Want to know how badly Verizon wants to take a quick leading role in the emerging mHealth business? Executives are willing to admit right out that the marginal value of using their networks for good ‘ol landline phone calls is effectively gone. Their future lies in solving thorny problems for rapidly evolving verticals like the healthcare industry, it seems.
“Today, the real cost of making a phone call is zero,” said Dr. Peter Tippett, vice president and chief medical information officer for Verizon Connected Healthcare Solutions, who spoke to us on the floor of this week’s mHealth Summit exhibit “That’s why we’re becoming a technology (read, network applications and services) company.”
Among the more interesting services pitched by Dr. Tippett and colleagues was Verizon’s Medical Data Exchange, which, if I understood our chat correctly, is an HIE add-0n which they’ve built to be more flexible and secure than the existing HIE models out there.
Unlike HIE systems, MDE doesn’t store patient data, Dr. Tippett explained. It’s Web services platform allowing providers to push both structured and structured information to each other through transcription platforms and the Verizon Healthc are Provider Portal, along with traditional medical records data.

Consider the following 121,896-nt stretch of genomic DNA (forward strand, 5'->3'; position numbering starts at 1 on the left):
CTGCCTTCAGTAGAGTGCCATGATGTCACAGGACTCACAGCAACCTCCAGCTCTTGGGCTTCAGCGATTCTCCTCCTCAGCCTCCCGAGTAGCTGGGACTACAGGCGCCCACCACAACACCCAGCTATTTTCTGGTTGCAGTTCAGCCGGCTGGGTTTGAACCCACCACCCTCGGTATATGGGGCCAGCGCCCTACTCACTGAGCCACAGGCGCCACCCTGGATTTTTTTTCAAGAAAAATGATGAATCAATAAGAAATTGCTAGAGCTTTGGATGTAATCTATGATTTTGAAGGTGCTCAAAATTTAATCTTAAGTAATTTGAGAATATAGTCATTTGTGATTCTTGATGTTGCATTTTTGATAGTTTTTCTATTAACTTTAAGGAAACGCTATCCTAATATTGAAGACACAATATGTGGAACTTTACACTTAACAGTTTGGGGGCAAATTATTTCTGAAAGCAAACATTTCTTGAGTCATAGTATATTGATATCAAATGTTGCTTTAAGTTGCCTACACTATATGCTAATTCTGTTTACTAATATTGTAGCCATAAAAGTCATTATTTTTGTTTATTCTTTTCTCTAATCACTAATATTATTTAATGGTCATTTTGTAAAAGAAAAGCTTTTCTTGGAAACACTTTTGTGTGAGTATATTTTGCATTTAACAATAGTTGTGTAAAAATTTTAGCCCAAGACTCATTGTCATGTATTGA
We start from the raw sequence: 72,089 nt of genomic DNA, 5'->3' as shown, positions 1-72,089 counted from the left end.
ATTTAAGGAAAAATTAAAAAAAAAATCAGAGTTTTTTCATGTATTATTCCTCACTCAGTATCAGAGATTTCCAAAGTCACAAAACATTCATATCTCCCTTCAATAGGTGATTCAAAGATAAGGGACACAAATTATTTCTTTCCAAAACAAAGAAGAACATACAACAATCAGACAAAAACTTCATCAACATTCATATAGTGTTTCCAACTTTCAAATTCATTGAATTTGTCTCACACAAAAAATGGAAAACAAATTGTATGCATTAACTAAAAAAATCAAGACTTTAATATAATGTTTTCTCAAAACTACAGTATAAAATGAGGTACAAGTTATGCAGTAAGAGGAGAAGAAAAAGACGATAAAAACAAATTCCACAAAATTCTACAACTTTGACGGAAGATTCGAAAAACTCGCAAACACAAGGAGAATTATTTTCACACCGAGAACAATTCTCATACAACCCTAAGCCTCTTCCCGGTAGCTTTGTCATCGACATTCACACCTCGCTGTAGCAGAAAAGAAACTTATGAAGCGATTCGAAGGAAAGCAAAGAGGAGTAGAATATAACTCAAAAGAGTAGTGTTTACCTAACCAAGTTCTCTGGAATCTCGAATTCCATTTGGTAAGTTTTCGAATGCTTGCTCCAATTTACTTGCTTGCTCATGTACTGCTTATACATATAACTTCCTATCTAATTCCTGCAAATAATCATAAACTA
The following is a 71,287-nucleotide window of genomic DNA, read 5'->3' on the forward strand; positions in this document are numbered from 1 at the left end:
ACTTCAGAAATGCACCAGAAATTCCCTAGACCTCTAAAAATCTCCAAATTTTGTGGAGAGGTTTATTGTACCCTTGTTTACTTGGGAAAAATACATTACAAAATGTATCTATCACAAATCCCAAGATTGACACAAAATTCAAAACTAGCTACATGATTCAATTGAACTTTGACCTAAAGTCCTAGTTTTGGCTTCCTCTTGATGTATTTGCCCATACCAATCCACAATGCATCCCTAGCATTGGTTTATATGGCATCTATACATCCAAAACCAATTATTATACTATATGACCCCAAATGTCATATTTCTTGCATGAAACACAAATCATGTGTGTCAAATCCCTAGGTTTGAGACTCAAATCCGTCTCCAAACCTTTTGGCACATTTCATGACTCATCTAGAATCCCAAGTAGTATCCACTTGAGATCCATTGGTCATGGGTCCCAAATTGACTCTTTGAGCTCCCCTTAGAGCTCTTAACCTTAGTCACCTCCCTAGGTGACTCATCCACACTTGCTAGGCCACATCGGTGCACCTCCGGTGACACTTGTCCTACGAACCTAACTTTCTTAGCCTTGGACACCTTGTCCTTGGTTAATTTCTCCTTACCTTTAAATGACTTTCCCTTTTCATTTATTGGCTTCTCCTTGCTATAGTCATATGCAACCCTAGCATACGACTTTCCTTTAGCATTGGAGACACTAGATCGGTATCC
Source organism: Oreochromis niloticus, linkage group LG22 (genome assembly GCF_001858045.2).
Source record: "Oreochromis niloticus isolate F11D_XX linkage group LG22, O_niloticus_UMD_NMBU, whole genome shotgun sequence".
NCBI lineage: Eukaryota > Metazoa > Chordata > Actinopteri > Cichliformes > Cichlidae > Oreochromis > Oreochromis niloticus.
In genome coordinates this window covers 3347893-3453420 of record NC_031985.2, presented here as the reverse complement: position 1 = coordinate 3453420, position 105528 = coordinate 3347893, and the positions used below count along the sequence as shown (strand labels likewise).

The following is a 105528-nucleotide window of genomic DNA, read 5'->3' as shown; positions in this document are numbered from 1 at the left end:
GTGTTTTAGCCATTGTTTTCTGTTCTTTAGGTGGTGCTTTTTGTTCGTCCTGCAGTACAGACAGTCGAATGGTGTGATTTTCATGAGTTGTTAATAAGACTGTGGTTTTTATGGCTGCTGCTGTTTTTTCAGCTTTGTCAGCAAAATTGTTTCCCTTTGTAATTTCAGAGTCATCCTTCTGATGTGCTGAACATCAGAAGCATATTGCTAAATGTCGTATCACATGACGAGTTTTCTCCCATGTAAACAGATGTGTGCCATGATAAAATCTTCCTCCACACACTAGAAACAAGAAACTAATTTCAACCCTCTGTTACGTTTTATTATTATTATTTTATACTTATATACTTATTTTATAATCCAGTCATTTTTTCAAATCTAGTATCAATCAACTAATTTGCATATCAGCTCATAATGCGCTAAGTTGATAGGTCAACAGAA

To keep data secure, Verizon supports the exchange through its related Universal Identity Services for Healthcare, which lets providers get digital health data through the MDE using a secure, private inbox accessible through the provider portal. The identity credentials meet HIPAA requirements for HIST level 3 authentication, allowing for e-prescribing of controlled substances or accessing electronic patient data.
To support the MDE play, Verizon has begun issuing free medical identity credentials to 2.3 million U.S. doctors physician assistants and nurse practitioners. These credentials should meet HITECH standards for strong identity credentials, VZ says.
But wait, dear readers — I started out this item telling you I’d offer info on Verizon’s mHealth position. Well, at the risk of being cruel, if it has any front-end apps or middleware to directly support mHealth deployment in play, Dr. Tippett wasn’t discussing them.
Still, to be fair, there’s approximately a gajillion front-end developers, and many many companies capable of creating middleware which can normalize mobile data and fit into the EMR space. (SAP, for example, told us it was all over the problem.)
It will certainly be interesting to see how Verizon fares in a world where brute force network ownership doesn’t impress, but technical know-how and new mobile deployment models do. Hospital leaders, have you seen any signs that Verizon will be a player in your mobile strategies as of yet?